YOU ARE HERE: LAT HomeCollections

CREDIT : 30-Year Issue Leads the Retreat in Bond Prices

December 22, 1987|Associated Press

NEW YORK — Bond prices fell in fairly quiet trading Monday, extending Friday's losses and pushing interest rates on long-term issues back over the 9% threshold.

The Treasury's bellwether 30-year bond sustained the biggest loss. It dropped about 1 point, or $10 for every $1,000 in face value. Its yield jumped to 9.01% from 8.92% late Friday.

Analysts said bondholders were concerned about slightly higher oil prices, which raise the possibility of higher inflation, and the prospects for passage of the budget under Congressional negotiation.

Mitchell Held, an analyst for Smith Barney, Harris Upham & Co., noted that oil prices have replaced the dollar in the past week or so as the major concern driving the bond market.

Elizabeth G. Reiners, a vice president and fixed-income analyst at Dean Witter Reynolds Inc., also attributed Monday's slump to speculation that Congress may grant the Treasury authority to auction the 30-year bond after all.

During most of last week, bond prices rallied sharply in anticipation of a lack of supply since the longest-maturing bond was not included in Congress' revenue package.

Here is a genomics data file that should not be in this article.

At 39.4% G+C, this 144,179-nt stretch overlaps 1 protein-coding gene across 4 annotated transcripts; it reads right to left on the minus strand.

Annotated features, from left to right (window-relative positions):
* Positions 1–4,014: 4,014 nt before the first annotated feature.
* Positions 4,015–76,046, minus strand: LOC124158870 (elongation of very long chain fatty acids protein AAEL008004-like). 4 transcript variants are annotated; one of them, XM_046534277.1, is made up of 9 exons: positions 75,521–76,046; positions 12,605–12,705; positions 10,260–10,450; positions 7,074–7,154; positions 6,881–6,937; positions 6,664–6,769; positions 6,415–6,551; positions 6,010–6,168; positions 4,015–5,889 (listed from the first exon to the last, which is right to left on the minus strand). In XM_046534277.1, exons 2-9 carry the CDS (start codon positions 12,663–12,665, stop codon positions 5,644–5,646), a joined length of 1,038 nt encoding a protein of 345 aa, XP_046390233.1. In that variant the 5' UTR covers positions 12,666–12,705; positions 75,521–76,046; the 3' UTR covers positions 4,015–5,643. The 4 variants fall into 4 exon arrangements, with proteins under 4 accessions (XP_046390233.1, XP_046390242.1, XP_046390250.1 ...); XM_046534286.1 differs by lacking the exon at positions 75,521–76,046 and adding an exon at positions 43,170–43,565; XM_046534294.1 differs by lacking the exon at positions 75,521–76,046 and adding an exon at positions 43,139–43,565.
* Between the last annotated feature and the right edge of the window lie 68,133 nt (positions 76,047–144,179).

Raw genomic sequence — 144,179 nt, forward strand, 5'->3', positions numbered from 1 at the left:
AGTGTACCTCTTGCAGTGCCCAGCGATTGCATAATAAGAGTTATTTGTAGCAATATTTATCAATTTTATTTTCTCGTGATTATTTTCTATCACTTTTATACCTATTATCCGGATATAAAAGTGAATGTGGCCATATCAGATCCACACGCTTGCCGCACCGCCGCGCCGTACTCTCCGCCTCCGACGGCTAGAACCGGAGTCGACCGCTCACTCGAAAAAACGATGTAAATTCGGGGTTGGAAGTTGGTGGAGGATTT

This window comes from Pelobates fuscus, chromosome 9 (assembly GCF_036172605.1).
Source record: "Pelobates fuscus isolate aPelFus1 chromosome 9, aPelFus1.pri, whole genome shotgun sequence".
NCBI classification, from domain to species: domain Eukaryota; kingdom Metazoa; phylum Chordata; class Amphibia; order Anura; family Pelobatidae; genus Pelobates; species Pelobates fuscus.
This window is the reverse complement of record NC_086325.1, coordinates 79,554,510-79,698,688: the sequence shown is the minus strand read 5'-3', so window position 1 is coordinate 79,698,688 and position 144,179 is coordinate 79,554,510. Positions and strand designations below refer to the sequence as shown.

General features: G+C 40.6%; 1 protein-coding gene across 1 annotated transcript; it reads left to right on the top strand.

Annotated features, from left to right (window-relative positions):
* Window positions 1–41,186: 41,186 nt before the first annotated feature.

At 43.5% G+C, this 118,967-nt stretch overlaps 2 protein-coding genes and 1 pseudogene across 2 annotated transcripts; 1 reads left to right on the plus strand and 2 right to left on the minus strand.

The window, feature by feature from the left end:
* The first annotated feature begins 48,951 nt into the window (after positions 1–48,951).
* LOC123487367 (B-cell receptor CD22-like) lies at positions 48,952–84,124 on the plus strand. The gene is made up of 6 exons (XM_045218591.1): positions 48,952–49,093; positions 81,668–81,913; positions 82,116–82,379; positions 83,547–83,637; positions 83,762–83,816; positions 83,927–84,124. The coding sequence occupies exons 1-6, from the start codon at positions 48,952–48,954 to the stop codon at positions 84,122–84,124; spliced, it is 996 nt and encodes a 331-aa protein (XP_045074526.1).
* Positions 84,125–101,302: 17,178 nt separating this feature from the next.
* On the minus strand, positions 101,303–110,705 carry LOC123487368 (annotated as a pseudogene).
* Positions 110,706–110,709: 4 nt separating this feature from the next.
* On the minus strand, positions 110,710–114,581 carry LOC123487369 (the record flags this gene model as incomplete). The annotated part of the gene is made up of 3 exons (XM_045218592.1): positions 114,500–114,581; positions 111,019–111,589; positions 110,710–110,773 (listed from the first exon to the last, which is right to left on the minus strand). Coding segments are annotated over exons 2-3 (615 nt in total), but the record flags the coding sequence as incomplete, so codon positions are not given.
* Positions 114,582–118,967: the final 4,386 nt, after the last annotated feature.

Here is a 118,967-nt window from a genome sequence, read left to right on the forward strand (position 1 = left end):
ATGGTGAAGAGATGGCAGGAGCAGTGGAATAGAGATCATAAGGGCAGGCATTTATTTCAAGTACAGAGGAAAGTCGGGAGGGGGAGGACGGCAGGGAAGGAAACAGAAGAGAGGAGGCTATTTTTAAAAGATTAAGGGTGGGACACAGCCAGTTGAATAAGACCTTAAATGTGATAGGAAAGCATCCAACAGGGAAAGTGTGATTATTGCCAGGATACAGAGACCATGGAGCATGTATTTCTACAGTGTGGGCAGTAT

In the secondary market for Treasury bonds, prices of short-term government issues fell 1/8 point to 7/32 point; intermediate maturities lost 7/32 point to 5/16 point, and 20-year issues tumbled 27/32 point, according to Telerate Inc., a financial data service.

The Shearson Lehman Daily Treasury Bond Index, which measures price movements on all outstanding Treasury issues with maturities of a year or longer, fell 3.71 to 1,152.34.

In corporate trading, industrials declined 3/4 point, and utilities were down 1/2 point in light trading, according to Salomon Bros. Inc.

However, Moody's Investment Grade Corporate Bond Index, which measures price movements on 100 corporate bonds with maturities of five years or longer, edged up 0.05 to 266.22.

Yields on three-month Treasury bills, meanwhile, were unchanged at 5.85%. Six-month bills rose 9 basis points to 6.45%, and one-year bills gained 4 basis points at 6.69%.

The federal funds rate, the interest on overnight loans between banks, was quoted late in the day at 6 7/8%, up from 6-13/16% late Friday.

Tables, Page 15

Los Angeles Times Articles